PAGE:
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WCAG 2.5.2: Pointer Cancellation

Pointer-Cancellation

Users with various disabilities and limitations may be more prone to accidentally initiating a function they didn't intend to when using their pointers. With that in mind, the fine folks at WCAG have suggested that, for functionality that's operated using a single pointer—such as single or double taps and clicks, long presses, or path-based gestures—one of the following is true:

  • No Down-Event
    • The function is not executed when the pointer's trigger stimulus is depressed. In other words, when someone presses down on the mouse button (or other such device) but before they release it.
  • Abort or Undo
    • The function is initiated with an up-event (think a normal click of the mouse or tap on a touch screen; the user presses down on the trigger stimulus and then releases it), and a mechanism is available to either abort the function or undo it after the user has selected it.
  • Up Reversal
    • If a function is initiated with a down-event, then the corresponding up-event reverses the function. For example, a transient pop-up may appear when the user presses down on a object, and then the pop-up disappears when the object is released.
  • Essential
    • The function is only initiated by a down-event in cases where it's absolutely necessary. In most cases, this comes up when someone is using a keyboard emulator.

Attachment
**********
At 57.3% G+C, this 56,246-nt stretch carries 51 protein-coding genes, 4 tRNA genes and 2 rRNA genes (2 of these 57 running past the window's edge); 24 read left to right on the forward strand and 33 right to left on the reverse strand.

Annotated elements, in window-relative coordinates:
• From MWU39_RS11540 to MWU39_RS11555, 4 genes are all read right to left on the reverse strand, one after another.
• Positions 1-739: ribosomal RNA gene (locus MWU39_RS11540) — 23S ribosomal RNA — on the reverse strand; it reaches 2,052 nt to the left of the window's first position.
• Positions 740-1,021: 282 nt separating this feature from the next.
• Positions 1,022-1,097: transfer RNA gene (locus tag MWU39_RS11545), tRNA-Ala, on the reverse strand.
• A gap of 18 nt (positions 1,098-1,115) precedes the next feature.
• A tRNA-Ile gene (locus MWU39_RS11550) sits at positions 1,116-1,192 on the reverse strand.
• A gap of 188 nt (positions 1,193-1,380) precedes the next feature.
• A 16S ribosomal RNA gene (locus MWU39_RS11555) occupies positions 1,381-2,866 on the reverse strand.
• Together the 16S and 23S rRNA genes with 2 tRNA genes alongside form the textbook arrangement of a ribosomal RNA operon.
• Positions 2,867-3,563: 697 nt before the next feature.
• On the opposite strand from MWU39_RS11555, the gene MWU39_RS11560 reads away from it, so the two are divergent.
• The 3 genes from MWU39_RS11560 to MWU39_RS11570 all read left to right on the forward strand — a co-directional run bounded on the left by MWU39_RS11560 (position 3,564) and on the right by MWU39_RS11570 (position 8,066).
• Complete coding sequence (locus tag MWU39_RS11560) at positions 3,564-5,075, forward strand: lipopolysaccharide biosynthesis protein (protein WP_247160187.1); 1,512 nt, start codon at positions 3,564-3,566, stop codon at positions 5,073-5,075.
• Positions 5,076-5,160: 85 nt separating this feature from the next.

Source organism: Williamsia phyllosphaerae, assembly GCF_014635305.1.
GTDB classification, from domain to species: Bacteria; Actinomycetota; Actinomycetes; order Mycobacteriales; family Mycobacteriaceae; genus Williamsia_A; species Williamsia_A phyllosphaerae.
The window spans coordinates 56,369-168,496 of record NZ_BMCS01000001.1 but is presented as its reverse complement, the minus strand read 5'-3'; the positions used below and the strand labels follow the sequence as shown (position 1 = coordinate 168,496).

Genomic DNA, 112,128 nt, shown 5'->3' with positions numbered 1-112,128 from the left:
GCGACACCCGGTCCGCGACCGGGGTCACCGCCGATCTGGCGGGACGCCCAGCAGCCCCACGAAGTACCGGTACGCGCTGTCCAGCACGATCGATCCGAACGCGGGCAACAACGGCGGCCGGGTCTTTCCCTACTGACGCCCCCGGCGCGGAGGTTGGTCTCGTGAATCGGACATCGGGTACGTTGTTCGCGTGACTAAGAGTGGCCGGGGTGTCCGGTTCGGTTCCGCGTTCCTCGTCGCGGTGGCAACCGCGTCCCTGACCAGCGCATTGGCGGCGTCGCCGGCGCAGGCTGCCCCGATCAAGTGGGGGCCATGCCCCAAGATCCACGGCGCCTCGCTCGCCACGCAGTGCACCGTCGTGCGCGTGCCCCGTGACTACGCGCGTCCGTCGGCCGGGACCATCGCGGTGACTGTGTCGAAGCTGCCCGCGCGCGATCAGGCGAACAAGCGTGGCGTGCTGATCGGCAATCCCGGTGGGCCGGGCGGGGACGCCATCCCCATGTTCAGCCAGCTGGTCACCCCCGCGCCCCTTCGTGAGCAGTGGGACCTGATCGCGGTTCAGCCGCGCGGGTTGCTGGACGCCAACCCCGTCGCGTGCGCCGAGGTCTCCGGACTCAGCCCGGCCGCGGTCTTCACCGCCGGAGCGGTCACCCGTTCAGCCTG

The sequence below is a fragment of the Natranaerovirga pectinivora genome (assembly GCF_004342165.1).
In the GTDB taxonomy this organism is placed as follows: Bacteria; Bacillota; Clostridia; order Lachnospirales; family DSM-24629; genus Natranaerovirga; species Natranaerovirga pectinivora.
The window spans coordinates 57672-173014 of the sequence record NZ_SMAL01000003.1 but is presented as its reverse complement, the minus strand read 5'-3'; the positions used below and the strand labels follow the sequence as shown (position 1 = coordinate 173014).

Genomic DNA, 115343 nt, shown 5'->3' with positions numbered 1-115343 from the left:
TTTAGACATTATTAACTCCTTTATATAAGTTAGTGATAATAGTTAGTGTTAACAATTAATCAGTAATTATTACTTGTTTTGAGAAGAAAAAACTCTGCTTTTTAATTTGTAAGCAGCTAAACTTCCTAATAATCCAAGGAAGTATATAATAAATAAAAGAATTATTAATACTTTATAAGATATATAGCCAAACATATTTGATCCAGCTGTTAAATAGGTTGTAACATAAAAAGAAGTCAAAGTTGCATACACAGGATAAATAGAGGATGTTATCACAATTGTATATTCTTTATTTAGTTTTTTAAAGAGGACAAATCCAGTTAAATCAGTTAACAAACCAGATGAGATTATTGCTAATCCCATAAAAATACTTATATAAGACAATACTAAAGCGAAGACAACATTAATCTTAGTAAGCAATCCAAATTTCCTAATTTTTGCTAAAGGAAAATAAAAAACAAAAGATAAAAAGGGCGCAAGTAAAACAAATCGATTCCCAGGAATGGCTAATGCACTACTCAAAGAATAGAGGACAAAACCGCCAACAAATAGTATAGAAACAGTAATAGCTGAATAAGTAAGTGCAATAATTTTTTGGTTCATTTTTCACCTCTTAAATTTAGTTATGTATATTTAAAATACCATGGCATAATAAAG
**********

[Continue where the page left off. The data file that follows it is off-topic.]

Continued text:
Abort, Undo, and You!

Using generic platform activation or click events will help reduce the issue of users mistakenly selecting the wrong object. The "click" event in JavaScript is an example of this. It is an implicit up-event, and it works regardless of what device the user is using to manipulate the pointer.

It'll be easier and more accessible for users to undo or cancel an action if that function is activated with an up-event. The standard mouse click or finger tap has a built-in method for cancelling the action. If a user presses down on an object, and then realizes they selected the wrong thing, they can move the pointer away from the object and then release it, stopping the function from initiating.

The abort and undo functions become even more crucial with complex functions. Drag-and-drop, for instance, involves multiple actions, including both down and up-events, thus increasing the chance of user error. First, a user presses down on an object (the down-event), then moves the object to the necessary location, and finally releases it to complete the function (the up-event). In such a situation, it might be a good idea to ask users to confirm the move through a dialog box or include an undo button. Users may also be able to effectively cancel the function by moving the object back to its original location or to someplace on the screen that disallows a move before releasing it.